DHS delays satellite surveillance plans
- By William Jackson
- Oct 02, 2007
The Homeland Security Department has delayed plans for a controversial domestic-surveillance program to give the department time to address congressional concerns about possible violations of citizens' privacy and civil liberties.
Beginning Oct. 1, DHS' National Applications Office (NAO) was to have overseen a program that for the first time would share imagery from U.S. spy satellites with state, local and tribal law-enforcement agencies. But the plans immediately raised concerns
about possible abuses of privacy and civil liberties when revealed in August; the House Homeland Security Committee held a hearing on the issue in September in which Chairman Rep. Bennie G. Thompson (D-Miss.) criticized what he called an 'unacceptable' lack of civil-rights protection.
Despite assurances to the committee from DHS chief privacy officer Hugo Teufel III that the National Applications Office would 'operate transparently and in full compliance with all statutory and policy requirements,' the committee last month called for a moratorium on NAO funding for fiscal 2008 until appropriate privacy and civil-liberties safeguards could be reviewed and approved by Congress.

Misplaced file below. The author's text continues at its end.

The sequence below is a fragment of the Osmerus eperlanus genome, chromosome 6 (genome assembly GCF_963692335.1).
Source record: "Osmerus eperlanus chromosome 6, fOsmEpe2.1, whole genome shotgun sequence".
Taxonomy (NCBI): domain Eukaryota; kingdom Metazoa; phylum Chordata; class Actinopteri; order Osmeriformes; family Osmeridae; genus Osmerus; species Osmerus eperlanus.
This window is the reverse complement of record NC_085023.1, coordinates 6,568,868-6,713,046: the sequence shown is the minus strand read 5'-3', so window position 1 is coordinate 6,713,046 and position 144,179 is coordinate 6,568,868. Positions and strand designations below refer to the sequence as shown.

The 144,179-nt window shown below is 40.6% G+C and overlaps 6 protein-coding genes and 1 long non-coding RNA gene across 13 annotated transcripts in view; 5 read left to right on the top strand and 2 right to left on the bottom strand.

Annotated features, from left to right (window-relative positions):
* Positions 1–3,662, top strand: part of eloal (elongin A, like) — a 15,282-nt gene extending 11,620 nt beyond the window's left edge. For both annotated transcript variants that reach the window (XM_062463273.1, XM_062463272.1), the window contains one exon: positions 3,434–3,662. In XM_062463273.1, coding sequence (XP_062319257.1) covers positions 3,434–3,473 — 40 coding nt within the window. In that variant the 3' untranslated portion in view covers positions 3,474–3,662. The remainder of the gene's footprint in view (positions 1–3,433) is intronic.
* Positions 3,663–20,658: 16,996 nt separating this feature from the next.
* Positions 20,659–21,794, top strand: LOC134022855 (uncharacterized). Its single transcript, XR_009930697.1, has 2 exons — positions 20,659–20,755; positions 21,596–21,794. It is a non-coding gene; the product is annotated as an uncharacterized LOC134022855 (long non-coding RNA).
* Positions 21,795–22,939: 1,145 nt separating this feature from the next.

DHS yesterday informed the committee that the domestic-spying program was being put on hold until these issues were addressed.
Although pleased by the decision, Thompson called it only a 'first step.'
'While we are pleased by the department's decision to go back to the drawing board and get it right, we are troubled by its silence on the second part of our request: that Congress also be provided 'a full opportunity to review the NAO's written legal framework, offer comments, and help shape appropriate procedures and protocols,' ' he said.
The committee wants to review the written plans to ensure the constitutionality of the program before giving its approval, Thompson said.
'Turning this technology on the homeland without a written legal framework for operations is a recipe for disaster,' he said.
William Jackson is a Maryland-based freelance writer.